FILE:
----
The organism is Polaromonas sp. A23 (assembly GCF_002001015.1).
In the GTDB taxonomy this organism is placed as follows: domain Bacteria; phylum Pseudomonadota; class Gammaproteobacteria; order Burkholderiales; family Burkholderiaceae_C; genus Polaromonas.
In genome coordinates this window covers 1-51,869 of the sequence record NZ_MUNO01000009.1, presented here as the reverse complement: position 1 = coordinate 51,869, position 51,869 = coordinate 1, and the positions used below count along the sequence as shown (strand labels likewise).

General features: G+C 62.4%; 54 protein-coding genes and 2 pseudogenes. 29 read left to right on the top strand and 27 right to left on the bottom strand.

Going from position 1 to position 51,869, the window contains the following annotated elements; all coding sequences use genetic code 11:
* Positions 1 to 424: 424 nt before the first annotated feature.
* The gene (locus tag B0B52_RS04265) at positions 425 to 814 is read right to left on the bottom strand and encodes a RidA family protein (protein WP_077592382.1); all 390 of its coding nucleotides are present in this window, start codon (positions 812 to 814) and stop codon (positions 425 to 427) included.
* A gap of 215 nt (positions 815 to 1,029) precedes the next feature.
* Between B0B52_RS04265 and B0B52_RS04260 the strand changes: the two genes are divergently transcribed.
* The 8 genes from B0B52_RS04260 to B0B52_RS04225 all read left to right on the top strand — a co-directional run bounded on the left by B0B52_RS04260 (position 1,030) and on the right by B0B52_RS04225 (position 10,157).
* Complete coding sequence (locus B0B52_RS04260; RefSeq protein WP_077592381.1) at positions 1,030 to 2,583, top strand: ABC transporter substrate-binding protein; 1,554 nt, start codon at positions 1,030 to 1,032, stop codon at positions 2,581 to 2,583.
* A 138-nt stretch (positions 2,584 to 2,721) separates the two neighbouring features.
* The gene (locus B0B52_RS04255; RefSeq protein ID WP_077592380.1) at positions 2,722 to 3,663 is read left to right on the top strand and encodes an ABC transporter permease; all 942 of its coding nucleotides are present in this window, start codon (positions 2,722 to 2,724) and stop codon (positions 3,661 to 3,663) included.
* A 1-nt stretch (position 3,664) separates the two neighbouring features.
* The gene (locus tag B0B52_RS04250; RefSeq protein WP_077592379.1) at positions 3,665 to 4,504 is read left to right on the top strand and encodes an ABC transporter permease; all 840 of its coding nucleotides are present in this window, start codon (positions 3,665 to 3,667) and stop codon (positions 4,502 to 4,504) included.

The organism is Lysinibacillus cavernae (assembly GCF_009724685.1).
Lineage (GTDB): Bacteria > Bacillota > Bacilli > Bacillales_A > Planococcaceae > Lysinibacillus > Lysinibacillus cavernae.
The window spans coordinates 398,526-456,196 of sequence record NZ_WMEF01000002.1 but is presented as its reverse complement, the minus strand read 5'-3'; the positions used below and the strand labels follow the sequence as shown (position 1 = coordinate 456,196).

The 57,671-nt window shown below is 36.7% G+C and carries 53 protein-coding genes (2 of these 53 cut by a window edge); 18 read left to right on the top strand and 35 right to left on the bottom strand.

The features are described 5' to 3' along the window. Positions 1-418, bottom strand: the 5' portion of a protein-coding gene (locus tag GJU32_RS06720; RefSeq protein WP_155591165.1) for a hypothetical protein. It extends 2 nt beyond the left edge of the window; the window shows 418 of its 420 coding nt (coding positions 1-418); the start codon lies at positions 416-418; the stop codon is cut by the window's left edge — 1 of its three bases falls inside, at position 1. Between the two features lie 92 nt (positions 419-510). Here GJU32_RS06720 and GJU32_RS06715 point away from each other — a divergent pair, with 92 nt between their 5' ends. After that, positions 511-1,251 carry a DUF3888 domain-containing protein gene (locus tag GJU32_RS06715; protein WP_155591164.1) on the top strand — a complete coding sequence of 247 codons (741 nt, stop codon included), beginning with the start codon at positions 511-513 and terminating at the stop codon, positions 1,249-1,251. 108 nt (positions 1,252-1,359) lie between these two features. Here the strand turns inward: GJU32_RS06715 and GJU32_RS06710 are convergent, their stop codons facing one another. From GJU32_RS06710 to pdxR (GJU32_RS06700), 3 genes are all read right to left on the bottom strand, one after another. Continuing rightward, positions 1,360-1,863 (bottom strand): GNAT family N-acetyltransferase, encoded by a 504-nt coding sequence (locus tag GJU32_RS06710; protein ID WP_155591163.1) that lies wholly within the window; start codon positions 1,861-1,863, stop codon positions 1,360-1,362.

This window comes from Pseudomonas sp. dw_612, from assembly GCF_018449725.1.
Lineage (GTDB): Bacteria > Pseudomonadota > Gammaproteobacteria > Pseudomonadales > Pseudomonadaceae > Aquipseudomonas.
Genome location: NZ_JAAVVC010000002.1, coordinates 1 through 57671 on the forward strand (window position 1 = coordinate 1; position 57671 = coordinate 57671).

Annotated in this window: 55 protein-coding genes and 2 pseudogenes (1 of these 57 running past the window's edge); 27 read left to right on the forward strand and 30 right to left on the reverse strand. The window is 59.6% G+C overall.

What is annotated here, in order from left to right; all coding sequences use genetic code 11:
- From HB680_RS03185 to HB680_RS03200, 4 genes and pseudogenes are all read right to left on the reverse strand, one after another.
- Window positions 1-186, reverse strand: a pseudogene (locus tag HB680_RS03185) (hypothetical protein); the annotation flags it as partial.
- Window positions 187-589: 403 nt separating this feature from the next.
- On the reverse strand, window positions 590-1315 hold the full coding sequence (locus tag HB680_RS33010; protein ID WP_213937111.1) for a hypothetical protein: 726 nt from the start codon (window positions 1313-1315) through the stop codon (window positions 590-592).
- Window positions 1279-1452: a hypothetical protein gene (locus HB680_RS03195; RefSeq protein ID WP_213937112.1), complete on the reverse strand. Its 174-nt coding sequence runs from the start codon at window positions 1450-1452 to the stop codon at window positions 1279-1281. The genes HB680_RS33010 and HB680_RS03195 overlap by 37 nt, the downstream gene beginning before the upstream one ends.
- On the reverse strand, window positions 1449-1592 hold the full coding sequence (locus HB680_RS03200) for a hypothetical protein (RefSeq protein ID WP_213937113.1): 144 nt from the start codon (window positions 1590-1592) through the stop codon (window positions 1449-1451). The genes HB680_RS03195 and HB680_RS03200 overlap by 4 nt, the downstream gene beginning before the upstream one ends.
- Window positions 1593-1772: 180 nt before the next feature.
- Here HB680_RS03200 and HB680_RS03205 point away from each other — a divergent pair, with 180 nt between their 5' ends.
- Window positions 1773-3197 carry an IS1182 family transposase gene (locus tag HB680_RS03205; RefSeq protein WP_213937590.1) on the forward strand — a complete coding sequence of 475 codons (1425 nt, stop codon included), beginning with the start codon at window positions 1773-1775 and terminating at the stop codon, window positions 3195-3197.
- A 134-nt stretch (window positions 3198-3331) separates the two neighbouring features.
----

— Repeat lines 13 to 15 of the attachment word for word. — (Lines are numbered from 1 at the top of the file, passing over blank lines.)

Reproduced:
* The gene (locus B0B52_RS04255; RefSeq protein ID WP_077592380.1) at positions 2,722 to 3,663 is read left to right on the top strand and encodes an ABC transporter permease; all 942 of its coding nucleotides are present in this window, start codon (positions 2,722 to 2,724) and stop codon (positions 3,661 to 3,663) included.
* A 1-nt stretch (position 3,664) separates the two neighbouring features.
* The gene (locus tag B0B52_RS04250; RefSeq protein WP_077592379.1) at positions 3,665 to 4,504 is read left to right on the top strand and encodes an ABC transporter permease; all 840 of its coding nucleotides are present in this window, start codon (positions 3,665 to 3,667) and stop codon (positions 4,502 to 4,504) included.